Given the size of the University of Michigan’s Ann Arbor campus — with more than 85,000 students, faculty and staff — we would not be able to function efficiently, much less succeed as a world-class public institution, without the support, collaboration and planning of our partners in the greater Ann Arbor area.
U-M regularly works with both the city and local community in the following ways:
Ann Arbor Area Transportation Authority
The M-Ride Program, a partnership between the University of Michigan and Ann Arbor Area Transportation Authority (AAATA), enables U-M faculty, staff and students to ride free of charge AAATA buses any time of the day/week and anywhere within the fixed-route bus service. The university provides an annual payment for this service, which helps AAATA leverage additional federal financial assistance by including ridership from the U-M bus system into community-wide transit counts.
Ann Arbor Campus-Community Coalition
Ann Arbor Campus Community Coalition (A2C3) promotes a safe community for youth, nondrinkers and those in recovery. The coalition does this by limiting access to alcohol using community intervention strategies; building community capacity around alcohol awareness, prevention and treatment; and changing the campus and community culture surrounding the inappropriate promotion of and use of alcohol.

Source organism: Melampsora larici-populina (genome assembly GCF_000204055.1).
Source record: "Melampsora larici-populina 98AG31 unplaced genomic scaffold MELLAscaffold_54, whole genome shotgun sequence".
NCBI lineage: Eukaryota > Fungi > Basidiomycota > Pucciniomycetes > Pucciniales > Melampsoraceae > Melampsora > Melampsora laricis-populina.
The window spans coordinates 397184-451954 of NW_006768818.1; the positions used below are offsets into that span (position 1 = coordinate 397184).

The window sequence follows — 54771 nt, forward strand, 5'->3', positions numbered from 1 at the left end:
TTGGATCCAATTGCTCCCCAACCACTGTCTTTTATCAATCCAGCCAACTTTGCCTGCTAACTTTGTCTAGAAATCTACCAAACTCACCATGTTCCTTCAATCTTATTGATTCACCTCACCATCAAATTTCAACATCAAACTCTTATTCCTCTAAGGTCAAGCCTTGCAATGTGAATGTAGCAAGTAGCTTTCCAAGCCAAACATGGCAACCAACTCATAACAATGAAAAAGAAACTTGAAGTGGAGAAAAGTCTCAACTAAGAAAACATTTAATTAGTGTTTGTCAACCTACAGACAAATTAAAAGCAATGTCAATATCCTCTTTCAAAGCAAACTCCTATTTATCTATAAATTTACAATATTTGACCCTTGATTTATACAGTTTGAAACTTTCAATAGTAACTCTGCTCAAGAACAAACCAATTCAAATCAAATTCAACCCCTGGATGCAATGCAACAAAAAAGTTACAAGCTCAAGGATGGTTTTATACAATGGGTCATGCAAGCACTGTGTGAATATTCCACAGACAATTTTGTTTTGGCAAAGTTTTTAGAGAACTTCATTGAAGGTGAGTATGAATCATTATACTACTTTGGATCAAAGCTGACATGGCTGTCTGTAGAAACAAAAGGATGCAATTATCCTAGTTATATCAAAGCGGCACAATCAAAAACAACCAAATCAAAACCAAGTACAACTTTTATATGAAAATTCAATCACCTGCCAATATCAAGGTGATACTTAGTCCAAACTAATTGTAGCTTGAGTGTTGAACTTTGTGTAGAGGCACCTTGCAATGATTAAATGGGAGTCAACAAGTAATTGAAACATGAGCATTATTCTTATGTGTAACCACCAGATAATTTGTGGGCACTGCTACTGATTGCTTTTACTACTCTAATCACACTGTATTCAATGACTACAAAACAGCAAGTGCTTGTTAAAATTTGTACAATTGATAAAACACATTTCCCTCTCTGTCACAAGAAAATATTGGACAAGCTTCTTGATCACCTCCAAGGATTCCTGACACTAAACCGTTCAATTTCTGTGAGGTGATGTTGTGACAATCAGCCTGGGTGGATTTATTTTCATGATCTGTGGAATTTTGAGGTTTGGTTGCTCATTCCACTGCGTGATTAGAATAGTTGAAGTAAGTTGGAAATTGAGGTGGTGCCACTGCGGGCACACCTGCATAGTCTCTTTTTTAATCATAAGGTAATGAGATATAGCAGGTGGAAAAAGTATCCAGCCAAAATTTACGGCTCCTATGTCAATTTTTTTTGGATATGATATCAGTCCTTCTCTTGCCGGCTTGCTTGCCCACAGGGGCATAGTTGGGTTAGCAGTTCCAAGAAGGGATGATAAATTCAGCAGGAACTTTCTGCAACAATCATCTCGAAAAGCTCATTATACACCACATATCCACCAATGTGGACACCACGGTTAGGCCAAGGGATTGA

Ann Arbor Area Convention and Visitors Bureau
More than 47 percent of visitors to the greater Ann Arbor area will visit for reasons related to the University of Michigan. The Ann Arbor Convention and Visitors Bureau and the University work together to leverage campus-based opportunities such as academic conferences, athletic events and campus visit admissions programs for a positive impact on the local economy.
Ann Arbor Police Department
The Ann Arbor Police Department (AAPD) and the University of Michigan Division of Public Safety and Security share information and work collaboratively on crime in the Ann Arbor area and when needed, establish task forces to address important concerns. Together the Department and Division provide information to off-campus residents through the Beyond the Diag program. During major U-M events, the AAPD is an important partner in addressing security and traffic issues, most notably those at Michigan Stadium.
Ann Arbor Public Schools
Numerous Schools and units within the University and Health System have programs operating with the Ann Arbor Public Schools. A few examples include: UM students providing Spanish instruction to 3rd and 4th graders. The Mitchell-Scarlett partnership through the School of Education providing ESL and digital literacy instruction. The Depression Center collaborates with local teachers on depression awareness and suicide prevention education. Health System collaboration is exemplified by Project Healthy Schools which provides middle school based efforts to reduce childhood obesity and encourage healthier eating choices.
Ann Arbor SPARK